Revenge And Justice In William Shakespeare’s Hamlet

July 16, 2021 by Essay Writer

Plato defined justice as “the preservation of what is right”. In William Shakespeare’s Hamlet, Prince of Denmark, the dilemma of justice, especially in connection with retribution, takes center stage. The play’s characters see justice as a balance that must be preserved, and they utilize vengeance to preserve it. From Fortinbras, Prince of Norway’s desire to avenge his father’s death at the hands of the former Danish King by invading Denmark to the protagonist Hamlet’s quest for vengeance against his uncle Claudius for killing his father, to Laertes’ killing Hamlet as retribution for his father Polonius’ death, the protagonists and antagonists alike seek rashly to restore an equilibrium, be it just or not.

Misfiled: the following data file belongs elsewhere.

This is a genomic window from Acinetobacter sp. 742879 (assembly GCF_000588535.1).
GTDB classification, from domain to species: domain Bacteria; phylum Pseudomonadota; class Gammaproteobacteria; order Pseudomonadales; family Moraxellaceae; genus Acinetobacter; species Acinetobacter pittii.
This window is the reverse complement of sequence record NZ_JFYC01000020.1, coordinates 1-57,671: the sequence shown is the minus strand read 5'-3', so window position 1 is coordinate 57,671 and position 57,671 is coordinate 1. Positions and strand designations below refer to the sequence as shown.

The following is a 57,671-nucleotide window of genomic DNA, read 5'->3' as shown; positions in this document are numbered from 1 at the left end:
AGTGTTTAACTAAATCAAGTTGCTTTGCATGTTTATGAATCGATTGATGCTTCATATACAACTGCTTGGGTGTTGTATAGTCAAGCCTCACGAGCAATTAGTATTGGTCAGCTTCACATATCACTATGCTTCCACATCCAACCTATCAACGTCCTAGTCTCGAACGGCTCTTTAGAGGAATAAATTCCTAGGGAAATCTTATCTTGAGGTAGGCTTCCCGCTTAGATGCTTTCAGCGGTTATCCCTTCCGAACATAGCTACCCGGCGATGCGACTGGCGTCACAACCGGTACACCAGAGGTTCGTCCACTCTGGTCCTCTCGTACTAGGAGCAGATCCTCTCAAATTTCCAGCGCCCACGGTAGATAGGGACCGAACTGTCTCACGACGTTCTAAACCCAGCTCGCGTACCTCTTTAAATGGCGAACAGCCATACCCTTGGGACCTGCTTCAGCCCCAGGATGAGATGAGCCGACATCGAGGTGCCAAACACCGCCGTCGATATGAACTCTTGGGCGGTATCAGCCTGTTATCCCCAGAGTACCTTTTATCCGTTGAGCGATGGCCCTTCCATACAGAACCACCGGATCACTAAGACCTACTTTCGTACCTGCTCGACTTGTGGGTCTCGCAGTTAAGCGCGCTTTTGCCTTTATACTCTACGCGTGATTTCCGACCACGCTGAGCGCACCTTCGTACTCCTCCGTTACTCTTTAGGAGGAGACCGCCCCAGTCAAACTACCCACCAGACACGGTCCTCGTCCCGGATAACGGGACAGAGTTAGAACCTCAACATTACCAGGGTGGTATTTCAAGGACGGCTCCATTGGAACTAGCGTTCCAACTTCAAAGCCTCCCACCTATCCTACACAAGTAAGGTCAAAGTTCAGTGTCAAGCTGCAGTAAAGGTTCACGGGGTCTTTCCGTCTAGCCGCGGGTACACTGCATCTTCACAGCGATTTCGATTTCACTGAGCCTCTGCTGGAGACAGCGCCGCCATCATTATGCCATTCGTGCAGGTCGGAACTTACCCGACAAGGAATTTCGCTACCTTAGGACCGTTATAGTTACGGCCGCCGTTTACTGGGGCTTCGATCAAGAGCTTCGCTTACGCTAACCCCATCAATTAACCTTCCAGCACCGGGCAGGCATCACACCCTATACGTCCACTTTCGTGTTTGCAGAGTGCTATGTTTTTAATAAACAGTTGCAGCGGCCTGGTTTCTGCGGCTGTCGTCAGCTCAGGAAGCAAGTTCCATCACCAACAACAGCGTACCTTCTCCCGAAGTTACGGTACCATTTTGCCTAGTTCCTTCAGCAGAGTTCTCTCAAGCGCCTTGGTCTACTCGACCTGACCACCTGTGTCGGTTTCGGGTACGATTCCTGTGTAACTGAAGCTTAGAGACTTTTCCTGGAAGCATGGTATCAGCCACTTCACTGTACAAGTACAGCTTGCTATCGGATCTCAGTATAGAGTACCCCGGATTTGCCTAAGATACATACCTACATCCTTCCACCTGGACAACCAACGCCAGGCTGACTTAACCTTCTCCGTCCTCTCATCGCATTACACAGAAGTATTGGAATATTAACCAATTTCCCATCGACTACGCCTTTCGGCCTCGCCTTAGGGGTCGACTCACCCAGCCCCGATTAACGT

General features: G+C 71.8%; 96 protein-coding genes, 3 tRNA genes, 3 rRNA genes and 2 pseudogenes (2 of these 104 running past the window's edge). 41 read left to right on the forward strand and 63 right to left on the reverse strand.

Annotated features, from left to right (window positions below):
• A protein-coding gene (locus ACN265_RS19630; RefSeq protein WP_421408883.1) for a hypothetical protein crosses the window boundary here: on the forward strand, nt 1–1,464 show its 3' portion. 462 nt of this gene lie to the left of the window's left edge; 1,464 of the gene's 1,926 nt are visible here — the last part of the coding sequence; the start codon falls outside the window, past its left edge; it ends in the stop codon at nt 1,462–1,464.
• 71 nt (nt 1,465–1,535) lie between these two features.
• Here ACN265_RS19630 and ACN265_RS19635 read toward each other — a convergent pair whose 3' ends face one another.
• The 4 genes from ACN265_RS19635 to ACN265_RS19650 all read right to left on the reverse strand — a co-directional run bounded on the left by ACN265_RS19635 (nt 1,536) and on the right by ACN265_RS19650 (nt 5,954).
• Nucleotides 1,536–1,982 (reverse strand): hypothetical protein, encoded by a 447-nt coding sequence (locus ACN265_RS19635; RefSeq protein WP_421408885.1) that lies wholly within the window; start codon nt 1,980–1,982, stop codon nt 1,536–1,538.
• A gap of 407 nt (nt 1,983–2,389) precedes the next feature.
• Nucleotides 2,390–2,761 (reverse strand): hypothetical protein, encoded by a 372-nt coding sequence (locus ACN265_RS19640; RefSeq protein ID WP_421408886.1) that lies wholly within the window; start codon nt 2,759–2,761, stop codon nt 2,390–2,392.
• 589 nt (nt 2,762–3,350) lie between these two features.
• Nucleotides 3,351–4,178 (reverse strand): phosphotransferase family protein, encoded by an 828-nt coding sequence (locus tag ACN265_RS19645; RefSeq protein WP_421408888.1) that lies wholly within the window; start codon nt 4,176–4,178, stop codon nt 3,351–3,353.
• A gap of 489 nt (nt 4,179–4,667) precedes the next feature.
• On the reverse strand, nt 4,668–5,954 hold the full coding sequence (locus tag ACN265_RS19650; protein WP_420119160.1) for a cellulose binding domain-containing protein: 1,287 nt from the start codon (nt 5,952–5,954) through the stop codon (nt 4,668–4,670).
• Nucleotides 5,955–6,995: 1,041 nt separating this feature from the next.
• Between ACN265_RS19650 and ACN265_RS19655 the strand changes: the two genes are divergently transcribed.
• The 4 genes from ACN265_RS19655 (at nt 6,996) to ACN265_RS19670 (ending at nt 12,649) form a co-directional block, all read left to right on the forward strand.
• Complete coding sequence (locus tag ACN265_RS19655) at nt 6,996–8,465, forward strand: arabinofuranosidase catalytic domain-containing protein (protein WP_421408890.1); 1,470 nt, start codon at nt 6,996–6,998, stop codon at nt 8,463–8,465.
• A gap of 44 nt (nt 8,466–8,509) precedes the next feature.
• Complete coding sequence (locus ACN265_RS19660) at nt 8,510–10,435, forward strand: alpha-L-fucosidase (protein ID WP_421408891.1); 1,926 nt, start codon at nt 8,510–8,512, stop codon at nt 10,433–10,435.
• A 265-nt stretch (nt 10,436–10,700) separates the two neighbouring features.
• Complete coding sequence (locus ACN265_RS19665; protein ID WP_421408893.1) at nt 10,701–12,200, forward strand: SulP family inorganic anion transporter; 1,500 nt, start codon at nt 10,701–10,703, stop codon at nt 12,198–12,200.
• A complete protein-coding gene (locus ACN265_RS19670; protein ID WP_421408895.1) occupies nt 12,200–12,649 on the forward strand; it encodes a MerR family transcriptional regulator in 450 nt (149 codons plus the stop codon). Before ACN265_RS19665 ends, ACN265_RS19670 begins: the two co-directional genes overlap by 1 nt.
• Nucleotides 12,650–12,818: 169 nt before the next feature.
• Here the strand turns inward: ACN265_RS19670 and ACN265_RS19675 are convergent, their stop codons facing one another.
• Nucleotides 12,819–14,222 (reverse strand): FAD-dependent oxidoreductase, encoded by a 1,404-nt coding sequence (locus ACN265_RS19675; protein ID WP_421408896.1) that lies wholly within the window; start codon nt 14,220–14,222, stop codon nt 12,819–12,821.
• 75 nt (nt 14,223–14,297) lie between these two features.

Hamlet’s perception of justice as a balance restorable through retribution is perhaps the purest of all the characters’ – he is driven to restorative retribution by a sense of duty rather than vengeful passion. Hamlet’s line, “O cursed spite, that ever I was born to set it right!”, indicates that Hamlet is anything but eager to seek his father’s justice: rather, he acts on a sense of loyalty and duty to his father. This is further established almost indisputably near the end of Act II, when Hamlet decides to test Claudius in order to ascertain his guilt rather than begin plotting immediately. His hesitation suggests that Hamlet greatly the balance of justice: he is only willing to exact revenge if he is sure that the retribution will restore the balance, and is weary of upsetting the equilibrium even more. While he is misguided to think that spilling more blood will actually re-establish an equilibrium of justice, he is at least principled, and operates more consistently than others under the assumption that justice is the preservation of a balance in the beneficial and detrimental effects of actions that people take towards each other: a balance that can and should be preserved through gratitude or revenge. He is of course subject to tempers, but Hamlet’s apparent outbursts of passion should be attributed at first to his discomfort with exacting revenge and his weariness of making matters worse, and later to his search for Lex Talionis type justice, whereby he believes that the balance can only be restored if it is restored precisely in the manner in which it was upset.